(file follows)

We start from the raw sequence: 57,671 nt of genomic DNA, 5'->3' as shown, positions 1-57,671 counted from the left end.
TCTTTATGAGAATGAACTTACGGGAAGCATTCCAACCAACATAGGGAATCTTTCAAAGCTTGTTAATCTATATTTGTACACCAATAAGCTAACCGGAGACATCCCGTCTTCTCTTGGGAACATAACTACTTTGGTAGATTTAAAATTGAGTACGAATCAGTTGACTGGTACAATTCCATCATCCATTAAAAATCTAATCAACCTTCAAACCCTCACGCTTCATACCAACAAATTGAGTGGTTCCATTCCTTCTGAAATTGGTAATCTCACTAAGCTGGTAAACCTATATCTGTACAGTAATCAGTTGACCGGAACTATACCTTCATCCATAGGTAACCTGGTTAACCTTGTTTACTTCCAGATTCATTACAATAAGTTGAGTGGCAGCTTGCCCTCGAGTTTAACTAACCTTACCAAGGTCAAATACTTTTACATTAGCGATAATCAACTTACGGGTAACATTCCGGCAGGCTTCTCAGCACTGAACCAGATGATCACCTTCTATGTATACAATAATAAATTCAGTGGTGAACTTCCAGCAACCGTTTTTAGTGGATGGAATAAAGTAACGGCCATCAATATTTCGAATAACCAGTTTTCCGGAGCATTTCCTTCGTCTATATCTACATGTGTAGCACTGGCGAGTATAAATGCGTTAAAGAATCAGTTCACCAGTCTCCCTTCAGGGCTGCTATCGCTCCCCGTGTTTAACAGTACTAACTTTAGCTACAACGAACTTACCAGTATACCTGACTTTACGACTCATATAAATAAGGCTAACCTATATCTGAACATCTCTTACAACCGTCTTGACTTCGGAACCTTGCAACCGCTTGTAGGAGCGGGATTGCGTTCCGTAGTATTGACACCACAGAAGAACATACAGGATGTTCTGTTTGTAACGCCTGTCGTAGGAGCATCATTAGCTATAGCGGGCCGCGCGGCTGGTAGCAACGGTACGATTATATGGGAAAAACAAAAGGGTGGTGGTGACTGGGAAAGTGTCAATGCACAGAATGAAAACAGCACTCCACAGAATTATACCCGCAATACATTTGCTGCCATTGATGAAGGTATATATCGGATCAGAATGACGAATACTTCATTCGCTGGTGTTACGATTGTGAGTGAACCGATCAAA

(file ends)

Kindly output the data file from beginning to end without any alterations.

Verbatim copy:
We start from the raw sequence: 57,671 nt of genomic DNA, 5'->3' as shown, positions 1-57,671 counted from the left end.
TCTTTATGAGAATGAACTTACGGGAAGCATTCCAACCAACATAGGGAATCTTTCAAAGCTTGTTAATCTATATTTGTACACCAATAAGCTAACCGGAGACATCCCGTCTTCTCTTGGGAACATAACTACTTTGGTAGATTTAAAATTGAGTACGAATCAGTTGACTGGTACAATTCCATCATCCATTAAAAATCTAATCAACCTTCAAACCCTCACGCTTCATACCAACAAATTGAGTGGTTCCATTCCTTCTGAAATTGGTAATCTCACTAAGCTGGTAAACCTATATCTGTACAGTAATCAGTTGACCGGAACTATACCTTCATCCATAGGTAACCTGGTTAACCTTGTTTACTTCCAGATTCATTACAATAAGTTGAGTGGCAGCTTGCCCTCGAGTTTAACTAACCTTACCAAGGTCAAATACTTTTACATTAGCGATAATCAACTTACGGGTAACATTCCGGCAGGCTTCTCAGCACTGAACCAGATGATCACCTTCTATGTATACAATAATAAATTCAGTGGTGAACTTCCAGCAACCGTTTTTAGTGGATGGAATAAAGTAACGGCCATCAATATTTCGAATAACCAGTTTTCCGGAGCATTTCCTTCGTCTATATCTACATGTGTAGCACTGGCGAGTATAAATGCGTTAAAGAATCAGTTCACCAGTCTCCCTTCAGGGCTGCTATCGCTCCCCGTGTTTAACAGTACTAACTTTAGCTACAACGAACTTACCAGTATACCTGACTTTACGACTCATATAAATAAGGCTAACCTATATCTGAACATCTCTTACAACCGTCTTGACTTCGGAACCTTGCAACCGCTTGTAGGAGCGGGATTGCGTTCCGTAGTATTGACACCACAGAAGAACATACAGGATGTTCTGTTTGTAACGCCTGTCGTAGGAGCATCATTAGCTATAGCGGGCCGCGCGGCTGGTAGCAACGGTACGATTATATGGGAAAAACAAAAGGGTGGTGGTGACTGGGAAAGTGTCAATGCACAGAATGAAAACAGCACTCCACAGAATTATACCCGCAATACATTTGCTGCCATTGATGAAGGTATATATCGGATCAGAATGACGAATACTTCATTCGCTGGTGTTACGATTGTGAGTGAACCGATCAAA